Brian Goetz, Java Language Architect, then talked about what's in store for future Java SE releases beyond Java 9. Project Valhalla will add value types, which are highly-efficient small 'objects' that do not have an inheritance property, and Project Panama builds a bridge between Java and C/C++ by providing a native interconnect between code managed by the JVM and APIs for non-Java /C++ libraries. Both of these projects are intended to provide more efficient access to data and better control over data layout in memory to achieve higher performance.

Engineering VP Anil Gaur next gave an update on Java EE release 8, which is expected in the first half of 2017. Gaur said that, based on a survey that received over 4,500 responses, the Java EE community has prioritized the desired features for the next Java EE platform release, which includes new APIs for JSON Processing, RESTful Web Services and Java EE Security, among other features.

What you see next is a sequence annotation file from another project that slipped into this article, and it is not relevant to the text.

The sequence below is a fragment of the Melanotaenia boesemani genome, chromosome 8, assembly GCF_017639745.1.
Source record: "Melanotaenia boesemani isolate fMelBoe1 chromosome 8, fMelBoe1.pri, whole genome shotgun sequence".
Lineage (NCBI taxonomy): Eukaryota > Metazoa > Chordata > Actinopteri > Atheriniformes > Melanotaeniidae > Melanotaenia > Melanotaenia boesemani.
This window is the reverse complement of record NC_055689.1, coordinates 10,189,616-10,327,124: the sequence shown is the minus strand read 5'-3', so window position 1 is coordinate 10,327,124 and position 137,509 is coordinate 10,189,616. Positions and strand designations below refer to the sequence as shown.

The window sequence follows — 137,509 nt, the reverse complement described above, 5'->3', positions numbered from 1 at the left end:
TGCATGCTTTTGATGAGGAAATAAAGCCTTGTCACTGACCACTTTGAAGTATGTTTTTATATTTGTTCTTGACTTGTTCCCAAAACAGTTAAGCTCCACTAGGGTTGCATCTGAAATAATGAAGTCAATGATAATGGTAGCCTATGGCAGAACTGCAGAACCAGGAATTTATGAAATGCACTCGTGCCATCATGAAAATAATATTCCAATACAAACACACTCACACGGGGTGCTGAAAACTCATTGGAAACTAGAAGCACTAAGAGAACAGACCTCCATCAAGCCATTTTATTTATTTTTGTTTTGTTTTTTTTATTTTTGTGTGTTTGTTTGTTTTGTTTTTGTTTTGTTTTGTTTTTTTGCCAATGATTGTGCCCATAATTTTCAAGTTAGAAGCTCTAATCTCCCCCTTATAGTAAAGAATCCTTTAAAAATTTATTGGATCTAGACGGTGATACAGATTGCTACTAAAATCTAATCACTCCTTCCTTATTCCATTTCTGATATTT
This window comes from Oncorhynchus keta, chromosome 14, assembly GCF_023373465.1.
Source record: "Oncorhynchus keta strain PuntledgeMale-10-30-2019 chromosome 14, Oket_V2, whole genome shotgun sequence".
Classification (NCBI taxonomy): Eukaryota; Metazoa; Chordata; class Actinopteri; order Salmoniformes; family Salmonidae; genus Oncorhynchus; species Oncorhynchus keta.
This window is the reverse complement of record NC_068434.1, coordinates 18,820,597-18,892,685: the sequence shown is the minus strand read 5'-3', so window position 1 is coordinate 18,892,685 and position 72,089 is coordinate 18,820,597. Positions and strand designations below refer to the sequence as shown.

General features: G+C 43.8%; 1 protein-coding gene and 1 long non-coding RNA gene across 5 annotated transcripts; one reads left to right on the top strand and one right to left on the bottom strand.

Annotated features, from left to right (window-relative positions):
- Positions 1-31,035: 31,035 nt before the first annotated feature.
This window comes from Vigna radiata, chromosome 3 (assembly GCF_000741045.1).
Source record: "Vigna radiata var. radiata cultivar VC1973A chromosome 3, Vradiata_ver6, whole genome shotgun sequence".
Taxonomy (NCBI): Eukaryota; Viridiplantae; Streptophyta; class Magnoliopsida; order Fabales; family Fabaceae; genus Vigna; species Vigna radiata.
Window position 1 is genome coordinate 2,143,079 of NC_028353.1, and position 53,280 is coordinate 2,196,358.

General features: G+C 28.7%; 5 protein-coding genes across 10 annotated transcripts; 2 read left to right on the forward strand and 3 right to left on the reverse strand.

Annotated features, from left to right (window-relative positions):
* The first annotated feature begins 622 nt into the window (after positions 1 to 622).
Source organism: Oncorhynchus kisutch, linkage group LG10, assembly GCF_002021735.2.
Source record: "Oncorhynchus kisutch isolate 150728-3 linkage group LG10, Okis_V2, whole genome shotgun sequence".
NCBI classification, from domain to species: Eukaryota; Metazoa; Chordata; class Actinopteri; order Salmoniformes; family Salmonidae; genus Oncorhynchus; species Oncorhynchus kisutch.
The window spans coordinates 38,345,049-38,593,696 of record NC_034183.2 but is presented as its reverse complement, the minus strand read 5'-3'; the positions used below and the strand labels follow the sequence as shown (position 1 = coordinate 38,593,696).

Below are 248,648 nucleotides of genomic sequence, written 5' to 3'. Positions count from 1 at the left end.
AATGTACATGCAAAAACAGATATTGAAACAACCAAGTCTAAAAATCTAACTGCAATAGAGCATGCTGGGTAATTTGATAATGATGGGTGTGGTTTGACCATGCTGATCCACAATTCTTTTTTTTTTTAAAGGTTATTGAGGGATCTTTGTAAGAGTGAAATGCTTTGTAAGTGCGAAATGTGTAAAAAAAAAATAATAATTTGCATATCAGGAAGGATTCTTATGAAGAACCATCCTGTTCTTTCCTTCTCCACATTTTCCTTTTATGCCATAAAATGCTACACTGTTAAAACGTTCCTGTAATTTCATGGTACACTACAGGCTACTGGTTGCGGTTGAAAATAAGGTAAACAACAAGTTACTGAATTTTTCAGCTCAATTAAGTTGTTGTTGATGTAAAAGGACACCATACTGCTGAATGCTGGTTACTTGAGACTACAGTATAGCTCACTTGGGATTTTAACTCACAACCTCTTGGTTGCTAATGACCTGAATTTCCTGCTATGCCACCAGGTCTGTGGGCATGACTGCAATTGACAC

The keynote ended with a surprise video that featured former Sun Microsystems CEO Scott McNealy, who talked about how Sun developed the Java language. "I hired James Gosling in the early 1990s because Bill Joy said he was the best programmer he knew. I took his advice because Bill was the best programmer I knew. After a while, James got bored and threatened to quit. I told him I would give him the resources to do anything he wanted, as long as he didn't quit. What he wanted to do is develop a "write once, run anywhere" language. Which he did, and which is why we all now have the Java language."

McNealy concluded his short video with the following "top 12 list of Java Developer nightmares of 2015":

#12. Screenglare
#11. Entry level developers are now in the top income bracket